One way of playing splinters is to restrict the hands to minimal game raises as here, or hands that are strong enough to take another bid even if partner signs off (and putting the intermediate category through another avenue such as 2NT or whatever). So opener rebids assuming the weaker option. In which case opener is looking at minimal wastage in hearts (good), some extras in hand (good), but where are responders high cards? There can only be a maximum of 9 in the blacks leaving it highly that there are high cards in diamonds opposite the ace singleton (not so good). So it is more borderline than immediately apparent to cue 5.

Another point is that Blackwood *is*, at least, a reasonable tool on this hand (there are no suits with two quick losers after the splinter.

The final point is that opener has offered to sign off in 5 and responder has little extra to show apart from the quality of trump support. Some might say that respecting the sign off is clear. (Though others will no doubt argue that after the slam try (5) and hearing about the most encouraging thing opener could have heard (5), then 5 is querying the trump quality. Which is I suppose a matter for partnership discussion - just what does the 5-5-5 sequence imply (as opposed to Blackwood or whatever)).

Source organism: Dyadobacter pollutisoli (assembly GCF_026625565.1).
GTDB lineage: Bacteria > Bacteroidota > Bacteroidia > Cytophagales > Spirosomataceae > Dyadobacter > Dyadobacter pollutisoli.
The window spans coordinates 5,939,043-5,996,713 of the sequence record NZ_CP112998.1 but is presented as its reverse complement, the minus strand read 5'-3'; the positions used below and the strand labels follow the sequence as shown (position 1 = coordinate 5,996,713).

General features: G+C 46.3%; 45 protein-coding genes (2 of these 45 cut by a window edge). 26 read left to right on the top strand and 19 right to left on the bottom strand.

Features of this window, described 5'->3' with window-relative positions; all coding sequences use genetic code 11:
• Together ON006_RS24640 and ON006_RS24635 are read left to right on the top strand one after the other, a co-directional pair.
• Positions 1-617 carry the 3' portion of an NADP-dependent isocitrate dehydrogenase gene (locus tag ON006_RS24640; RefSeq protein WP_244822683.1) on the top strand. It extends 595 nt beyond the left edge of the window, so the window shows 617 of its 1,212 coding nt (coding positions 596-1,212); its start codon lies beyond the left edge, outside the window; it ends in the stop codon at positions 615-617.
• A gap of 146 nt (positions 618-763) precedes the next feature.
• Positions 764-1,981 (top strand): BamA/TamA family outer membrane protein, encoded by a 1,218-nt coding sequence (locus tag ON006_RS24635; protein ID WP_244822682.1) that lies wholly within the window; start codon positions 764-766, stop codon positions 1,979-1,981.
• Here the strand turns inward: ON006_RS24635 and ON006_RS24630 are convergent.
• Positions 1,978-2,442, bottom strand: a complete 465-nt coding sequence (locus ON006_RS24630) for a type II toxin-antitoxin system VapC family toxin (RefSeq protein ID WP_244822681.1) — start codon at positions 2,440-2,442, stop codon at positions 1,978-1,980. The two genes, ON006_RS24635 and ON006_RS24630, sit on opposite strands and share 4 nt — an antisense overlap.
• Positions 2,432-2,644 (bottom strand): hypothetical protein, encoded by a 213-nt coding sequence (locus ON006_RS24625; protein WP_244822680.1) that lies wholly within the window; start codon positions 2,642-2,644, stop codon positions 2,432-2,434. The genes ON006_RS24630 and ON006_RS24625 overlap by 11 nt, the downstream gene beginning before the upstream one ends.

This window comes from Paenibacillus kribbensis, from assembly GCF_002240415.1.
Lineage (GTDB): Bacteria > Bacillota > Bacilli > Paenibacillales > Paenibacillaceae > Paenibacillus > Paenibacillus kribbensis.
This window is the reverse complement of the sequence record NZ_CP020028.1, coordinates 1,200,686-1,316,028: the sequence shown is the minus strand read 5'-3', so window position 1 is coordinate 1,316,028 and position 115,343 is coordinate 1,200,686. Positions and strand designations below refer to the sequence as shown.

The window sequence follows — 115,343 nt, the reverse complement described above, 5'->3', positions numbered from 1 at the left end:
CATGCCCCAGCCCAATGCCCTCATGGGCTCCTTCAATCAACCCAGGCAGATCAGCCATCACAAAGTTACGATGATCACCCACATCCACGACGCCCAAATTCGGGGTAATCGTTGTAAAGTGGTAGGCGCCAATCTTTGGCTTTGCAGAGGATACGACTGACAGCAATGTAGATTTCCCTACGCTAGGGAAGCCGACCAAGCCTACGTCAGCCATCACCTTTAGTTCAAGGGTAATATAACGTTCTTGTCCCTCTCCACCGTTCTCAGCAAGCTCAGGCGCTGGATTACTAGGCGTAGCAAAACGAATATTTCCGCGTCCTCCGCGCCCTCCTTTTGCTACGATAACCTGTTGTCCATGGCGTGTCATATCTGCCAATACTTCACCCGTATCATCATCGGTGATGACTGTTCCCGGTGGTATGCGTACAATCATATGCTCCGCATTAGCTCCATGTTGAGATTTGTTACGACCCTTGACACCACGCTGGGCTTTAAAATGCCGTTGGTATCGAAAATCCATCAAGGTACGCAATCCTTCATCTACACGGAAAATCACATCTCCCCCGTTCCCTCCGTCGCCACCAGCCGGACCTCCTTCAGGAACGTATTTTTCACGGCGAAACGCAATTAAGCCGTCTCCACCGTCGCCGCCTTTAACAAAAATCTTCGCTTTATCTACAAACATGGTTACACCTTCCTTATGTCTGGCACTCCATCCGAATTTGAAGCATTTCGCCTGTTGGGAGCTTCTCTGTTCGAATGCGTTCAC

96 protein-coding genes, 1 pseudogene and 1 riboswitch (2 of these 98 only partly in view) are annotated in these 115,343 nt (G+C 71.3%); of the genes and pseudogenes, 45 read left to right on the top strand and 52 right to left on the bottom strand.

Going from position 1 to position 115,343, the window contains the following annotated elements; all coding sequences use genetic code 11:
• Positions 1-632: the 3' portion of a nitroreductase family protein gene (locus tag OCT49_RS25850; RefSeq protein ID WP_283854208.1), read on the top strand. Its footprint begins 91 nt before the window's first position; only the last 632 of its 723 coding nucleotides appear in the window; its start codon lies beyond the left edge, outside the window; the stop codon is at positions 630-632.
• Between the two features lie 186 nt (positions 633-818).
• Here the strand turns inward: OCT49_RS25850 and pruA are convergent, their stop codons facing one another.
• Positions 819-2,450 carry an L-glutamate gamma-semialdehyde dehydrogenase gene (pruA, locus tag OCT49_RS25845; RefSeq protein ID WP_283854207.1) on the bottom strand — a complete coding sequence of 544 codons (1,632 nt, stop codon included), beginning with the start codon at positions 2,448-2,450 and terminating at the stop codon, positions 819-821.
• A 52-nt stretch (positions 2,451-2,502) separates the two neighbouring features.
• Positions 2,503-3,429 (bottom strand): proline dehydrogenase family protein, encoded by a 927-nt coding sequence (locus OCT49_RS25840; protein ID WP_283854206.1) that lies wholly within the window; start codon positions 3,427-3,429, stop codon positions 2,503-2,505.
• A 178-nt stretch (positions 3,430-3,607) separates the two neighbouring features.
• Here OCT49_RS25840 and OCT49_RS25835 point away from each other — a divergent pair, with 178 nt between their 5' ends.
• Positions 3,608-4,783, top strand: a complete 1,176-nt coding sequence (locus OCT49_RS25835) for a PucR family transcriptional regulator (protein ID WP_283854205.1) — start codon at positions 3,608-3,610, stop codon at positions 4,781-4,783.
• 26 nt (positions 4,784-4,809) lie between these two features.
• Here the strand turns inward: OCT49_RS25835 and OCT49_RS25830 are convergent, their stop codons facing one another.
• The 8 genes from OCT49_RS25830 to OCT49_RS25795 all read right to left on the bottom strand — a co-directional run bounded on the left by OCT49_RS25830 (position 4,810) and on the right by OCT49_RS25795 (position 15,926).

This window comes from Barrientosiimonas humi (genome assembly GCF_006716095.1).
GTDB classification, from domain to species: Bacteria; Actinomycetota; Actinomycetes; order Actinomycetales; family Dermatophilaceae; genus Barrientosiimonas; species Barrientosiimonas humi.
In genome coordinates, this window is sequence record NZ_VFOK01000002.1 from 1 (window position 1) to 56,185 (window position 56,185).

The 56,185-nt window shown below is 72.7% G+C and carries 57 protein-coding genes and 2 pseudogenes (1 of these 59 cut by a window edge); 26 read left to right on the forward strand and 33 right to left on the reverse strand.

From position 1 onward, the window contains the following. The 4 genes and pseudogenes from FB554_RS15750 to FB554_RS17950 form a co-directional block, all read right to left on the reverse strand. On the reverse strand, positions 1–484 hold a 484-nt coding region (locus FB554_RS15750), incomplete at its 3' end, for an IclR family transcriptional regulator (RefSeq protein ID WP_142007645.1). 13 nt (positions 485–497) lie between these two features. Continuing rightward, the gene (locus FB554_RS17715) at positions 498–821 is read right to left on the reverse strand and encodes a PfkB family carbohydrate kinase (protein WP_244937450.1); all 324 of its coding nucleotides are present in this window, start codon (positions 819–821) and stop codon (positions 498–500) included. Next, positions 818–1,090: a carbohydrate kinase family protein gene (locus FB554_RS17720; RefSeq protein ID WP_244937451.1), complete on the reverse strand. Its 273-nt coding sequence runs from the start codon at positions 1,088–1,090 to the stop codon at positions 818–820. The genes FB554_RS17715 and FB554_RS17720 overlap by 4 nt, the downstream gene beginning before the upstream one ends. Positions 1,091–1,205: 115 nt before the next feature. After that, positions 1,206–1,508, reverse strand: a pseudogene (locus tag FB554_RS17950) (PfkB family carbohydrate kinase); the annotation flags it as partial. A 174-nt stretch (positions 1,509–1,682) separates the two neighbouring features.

Finally don't beat yourself up about a missed slam or one that fails. It is a set back it is true, but as long as these events are minimal you'll be doing better than most.
"Pass is your friend" - my brother in law - who likes to bid a lot.
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#12 User is offline   hrothgar 

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Posted 2016-February-09, 08:59

View PostLiversidge, on 2016-February-09, 06:43, said: